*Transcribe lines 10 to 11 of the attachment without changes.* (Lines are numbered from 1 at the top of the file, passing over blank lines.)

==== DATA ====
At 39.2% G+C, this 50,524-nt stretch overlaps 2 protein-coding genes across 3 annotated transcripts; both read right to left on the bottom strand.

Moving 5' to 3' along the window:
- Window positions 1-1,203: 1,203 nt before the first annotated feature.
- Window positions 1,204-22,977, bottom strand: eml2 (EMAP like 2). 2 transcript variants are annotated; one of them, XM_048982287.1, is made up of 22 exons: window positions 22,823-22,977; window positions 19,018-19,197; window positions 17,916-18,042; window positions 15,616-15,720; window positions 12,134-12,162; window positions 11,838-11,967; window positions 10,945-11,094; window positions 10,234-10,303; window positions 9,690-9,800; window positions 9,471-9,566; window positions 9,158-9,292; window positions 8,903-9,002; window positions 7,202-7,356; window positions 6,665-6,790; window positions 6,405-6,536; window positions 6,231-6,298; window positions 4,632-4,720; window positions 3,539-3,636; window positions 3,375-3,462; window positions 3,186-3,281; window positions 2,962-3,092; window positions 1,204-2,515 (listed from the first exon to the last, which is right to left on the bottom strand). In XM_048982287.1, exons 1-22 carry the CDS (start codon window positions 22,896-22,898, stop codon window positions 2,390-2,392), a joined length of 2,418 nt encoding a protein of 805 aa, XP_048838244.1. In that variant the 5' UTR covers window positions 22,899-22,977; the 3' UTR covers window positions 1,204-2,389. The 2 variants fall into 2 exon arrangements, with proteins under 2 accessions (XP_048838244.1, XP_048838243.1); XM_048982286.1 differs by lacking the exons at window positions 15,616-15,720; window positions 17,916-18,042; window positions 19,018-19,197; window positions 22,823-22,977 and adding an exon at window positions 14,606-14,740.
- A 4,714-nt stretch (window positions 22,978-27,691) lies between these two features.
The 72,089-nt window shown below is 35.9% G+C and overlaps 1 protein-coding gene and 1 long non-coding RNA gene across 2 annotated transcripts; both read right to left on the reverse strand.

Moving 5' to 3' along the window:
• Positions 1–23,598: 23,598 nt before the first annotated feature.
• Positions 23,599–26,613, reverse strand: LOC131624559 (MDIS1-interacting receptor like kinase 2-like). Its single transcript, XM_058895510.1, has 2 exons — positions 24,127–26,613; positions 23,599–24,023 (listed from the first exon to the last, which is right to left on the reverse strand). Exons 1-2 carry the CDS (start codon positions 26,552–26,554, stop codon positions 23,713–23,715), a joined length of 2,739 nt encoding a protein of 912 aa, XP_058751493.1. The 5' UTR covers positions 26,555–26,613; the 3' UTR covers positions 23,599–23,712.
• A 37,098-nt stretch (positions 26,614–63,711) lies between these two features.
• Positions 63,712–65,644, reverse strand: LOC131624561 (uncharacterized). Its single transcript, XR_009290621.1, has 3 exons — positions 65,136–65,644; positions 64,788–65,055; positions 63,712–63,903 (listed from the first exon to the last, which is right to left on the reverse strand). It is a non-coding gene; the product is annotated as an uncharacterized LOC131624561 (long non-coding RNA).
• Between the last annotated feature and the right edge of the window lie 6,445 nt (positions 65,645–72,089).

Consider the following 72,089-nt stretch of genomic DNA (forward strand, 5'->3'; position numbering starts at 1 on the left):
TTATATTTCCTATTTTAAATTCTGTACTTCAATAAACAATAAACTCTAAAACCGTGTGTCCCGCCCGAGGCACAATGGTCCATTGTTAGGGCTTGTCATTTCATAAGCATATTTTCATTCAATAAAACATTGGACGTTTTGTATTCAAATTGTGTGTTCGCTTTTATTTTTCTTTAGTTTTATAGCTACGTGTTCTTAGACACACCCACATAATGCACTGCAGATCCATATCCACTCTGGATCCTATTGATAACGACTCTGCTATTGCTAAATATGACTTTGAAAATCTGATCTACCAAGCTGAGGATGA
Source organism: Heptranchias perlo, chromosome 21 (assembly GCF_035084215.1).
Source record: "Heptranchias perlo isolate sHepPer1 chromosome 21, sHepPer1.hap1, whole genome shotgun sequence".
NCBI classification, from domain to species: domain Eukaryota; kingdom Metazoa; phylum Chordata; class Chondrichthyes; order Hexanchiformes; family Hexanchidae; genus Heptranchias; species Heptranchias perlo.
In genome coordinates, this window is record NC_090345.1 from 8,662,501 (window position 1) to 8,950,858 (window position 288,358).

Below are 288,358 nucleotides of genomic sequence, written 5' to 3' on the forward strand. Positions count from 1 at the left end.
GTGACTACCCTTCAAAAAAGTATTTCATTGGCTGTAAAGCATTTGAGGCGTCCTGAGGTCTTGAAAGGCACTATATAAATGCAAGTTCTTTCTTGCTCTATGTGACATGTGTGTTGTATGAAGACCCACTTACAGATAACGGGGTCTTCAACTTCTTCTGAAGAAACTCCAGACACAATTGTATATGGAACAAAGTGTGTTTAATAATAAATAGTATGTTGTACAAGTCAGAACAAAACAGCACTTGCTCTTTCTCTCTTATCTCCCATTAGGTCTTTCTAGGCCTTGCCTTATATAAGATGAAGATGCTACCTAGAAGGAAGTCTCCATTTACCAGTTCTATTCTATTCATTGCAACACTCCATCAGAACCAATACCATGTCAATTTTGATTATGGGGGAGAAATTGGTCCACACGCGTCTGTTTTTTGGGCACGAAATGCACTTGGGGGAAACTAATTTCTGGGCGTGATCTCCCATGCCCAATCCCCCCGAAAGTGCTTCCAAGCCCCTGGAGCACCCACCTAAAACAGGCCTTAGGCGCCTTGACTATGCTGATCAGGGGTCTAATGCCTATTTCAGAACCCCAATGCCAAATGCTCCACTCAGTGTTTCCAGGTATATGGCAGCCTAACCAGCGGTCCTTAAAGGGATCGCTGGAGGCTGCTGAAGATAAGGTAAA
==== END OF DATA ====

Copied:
• A 37,098-nt stretch (positions 26,614–63,711) lies between these two features.
• Positions 63,712–65,644, reverse strand: LOC131624561 (uncharacterized). Its single transcript, XR_009290621.1, has 3 exons — positions 65,136–65,644; positions 64,788–65,055; positions 63,712–63,903 (listed from the first exon to the last, which is right to left on the reverse strand). It is a non-coding gene; the product is annotated as an uncharacterized LOC131624561 (long non-coding RNA).